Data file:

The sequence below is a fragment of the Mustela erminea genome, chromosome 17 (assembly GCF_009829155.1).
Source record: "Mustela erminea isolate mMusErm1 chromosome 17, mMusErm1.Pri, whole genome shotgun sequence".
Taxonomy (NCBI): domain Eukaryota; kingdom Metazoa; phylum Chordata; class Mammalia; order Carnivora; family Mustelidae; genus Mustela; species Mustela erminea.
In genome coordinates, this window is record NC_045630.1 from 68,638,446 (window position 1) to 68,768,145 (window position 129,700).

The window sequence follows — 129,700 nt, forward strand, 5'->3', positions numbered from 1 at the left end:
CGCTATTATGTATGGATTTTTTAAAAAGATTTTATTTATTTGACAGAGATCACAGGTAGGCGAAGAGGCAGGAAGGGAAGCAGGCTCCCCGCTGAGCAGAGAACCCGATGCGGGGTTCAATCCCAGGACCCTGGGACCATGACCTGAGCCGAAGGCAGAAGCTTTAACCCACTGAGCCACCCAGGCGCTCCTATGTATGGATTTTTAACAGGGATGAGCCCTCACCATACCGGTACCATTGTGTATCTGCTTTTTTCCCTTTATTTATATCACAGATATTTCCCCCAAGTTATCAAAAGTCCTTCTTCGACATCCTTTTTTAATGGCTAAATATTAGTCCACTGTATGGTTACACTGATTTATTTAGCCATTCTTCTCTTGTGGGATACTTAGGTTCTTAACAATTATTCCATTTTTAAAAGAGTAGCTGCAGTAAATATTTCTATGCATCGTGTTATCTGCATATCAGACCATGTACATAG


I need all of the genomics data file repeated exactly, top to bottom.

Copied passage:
The sequence below is a fragment of the Mustela erminea genome, chromosome 17 (assembly GCF_009829155.1).
Source record: "Mustela erminea isolate mMusErm1 chromosome 17, mMusErm1.Pri, whole genome shotgun sequence".
Taxonomy (NCBI): domain Eukaryota; kingdom Metazoa; phylum Chordata; class Mammalia; order Carnivora; family Mustelidae; genus Mustela; species Mustela erminea.
In genome coordinates, this window is record NC_045630.1 from 68,638,446 (window position 1) to 68,768,145 (window position 129,700).

The window sequence follows — 129,700 nt, forward strand, 5'->3', positions numbered from 1 at the left end:
CGCTATTATGTATGGATTTTTTAAAAAGATTTTATTTATTTGACAGAGATCACAGGTAGGCGAAGAGGCAGGAAGGGAAGCAGGCTCCCCGCTGAGCAGAGAACCCGATGCGGGGTTCAATCCCAGGACCCTGGGACCATGACCTGAGCCGAAGGCAGAAGCTTTAACCCACTGAGCCACCCAGGCGCTCCTATGTATGGATTTTTAACAGGGATGAGCCCTCACCATACCGGTACCATTGTGTATCTGCTTTTTTCCCTTTATTTATATCACAGATATTTCCCCCAAGTTATCAAAAGTCCTTCTTCGACATCCTTTTTTAATGGCTAAATATTAGTCCACTGTATGGTTACACTGATTTATTTAGCCATTCTTCTCTTGTGGGATACTTAGGTTCTTAACAATTATTCCATTTTTAAAAGAGTAGCTGCAGTAAATATTTCTATGCATCGTGTTATCTGCATATCAGACCATGTACATAG